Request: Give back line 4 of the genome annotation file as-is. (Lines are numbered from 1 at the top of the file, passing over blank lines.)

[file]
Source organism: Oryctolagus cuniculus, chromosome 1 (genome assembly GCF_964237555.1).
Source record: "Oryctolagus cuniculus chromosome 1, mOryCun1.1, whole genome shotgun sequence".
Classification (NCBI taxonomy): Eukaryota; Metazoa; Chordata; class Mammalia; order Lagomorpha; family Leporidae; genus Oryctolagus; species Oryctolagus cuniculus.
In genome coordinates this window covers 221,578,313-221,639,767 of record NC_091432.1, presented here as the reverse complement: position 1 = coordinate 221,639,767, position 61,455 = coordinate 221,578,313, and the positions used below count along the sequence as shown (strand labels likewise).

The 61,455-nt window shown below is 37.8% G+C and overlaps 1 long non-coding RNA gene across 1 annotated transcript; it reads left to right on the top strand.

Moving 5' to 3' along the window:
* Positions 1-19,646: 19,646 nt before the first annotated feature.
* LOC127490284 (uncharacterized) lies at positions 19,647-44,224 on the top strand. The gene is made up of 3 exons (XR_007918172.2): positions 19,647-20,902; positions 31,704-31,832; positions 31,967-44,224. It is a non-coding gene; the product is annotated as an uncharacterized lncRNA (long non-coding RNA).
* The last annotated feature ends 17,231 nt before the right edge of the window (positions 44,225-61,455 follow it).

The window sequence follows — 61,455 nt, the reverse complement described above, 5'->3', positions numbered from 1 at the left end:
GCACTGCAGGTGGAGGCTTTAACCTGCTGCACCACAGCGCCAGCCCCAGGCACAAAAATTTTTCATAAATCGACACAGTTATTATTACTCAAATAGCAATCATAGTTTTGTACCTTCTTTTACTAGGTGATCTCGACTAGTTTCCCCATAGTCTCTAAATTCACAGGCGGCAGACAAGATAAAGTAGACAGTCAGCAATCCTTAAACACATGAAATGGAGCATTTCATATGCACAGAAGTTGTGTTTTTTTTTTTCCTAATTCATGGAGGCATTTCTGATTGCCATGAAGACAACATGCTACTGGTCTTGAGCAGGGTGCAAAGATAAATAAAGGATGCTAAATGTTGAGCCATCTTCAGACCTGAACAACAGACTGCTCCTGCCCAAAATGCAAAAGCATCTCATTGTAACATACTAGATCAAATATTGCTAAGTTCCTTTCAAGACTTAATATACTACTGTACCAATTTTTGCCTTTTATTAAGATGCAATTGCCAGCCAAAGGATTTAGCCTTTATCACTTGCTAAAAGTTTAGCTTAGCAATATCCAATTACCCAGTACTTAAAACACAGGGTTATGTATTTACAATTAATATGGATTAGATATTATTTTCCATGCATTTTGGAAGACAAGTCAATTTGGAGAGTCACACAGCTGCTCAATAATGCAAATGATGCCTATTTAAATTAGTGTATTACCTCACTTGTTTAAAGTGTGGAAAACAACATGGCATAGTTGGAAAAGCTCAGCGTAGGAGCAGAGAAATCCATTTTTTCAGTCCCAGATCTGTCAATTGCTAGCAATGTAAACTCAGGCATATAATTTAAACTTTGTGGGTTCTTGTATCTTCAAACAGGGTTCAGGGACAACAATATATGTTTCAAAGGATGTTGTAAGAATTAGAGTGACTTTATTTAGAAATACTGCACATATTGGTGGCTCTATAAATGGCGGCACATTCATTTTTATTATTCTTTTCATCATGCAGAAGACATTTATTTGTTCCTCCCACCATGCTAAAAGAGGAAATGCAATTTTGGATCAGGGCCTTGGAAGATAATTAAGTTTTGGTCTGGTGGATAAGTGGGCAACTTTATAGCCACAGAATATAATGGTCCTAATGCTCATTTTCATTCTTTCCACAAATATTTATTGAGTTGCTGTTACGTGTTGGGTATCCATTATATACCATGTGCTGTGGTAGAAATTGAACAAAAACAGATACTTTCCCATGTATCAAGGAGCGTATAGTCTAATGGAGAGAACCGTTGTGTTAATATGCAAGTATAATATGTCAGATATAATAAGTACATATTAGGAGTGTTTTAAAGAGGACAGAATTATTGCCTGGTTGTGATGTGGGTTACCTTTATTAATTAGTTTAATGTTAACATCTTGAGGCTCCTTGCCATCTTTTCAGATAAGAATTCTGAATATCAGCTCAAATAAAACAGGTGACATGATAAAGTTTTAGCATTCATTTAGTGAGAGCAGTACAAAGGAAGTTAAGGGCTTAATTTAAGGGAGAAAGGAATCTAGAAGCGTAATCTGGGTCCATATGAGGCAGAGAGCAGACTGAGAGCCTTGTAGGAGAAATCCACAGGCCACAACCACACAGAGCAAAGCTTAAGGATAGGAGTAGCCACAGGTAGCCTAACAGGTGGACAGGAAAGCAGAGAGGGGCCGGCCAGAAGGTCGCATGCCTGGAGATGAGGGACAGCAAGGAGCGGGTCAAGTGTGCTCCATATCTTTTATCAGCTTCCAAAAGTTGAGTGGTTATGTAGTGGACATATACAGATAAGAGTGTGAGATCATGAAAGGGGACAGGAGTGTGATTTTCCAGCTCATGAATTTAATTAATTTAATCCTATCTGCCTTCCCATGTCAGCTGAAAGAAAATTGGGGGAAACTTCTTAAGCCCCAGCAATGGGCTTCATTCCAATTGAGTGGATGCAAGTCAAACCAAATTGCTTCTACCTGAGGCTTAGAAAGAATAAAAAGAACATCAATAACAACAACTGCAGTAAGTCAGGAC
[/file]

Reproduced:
In genome coordinates this window covers 221,578,313-221,639,767 of record NC_091432.1, presented here as the reverse complement: position 1 = coordinate 221,639,767, position 61,455 = coordinate 221,578,313, and the positions used below count along the sequence as shown (strand labels likewise).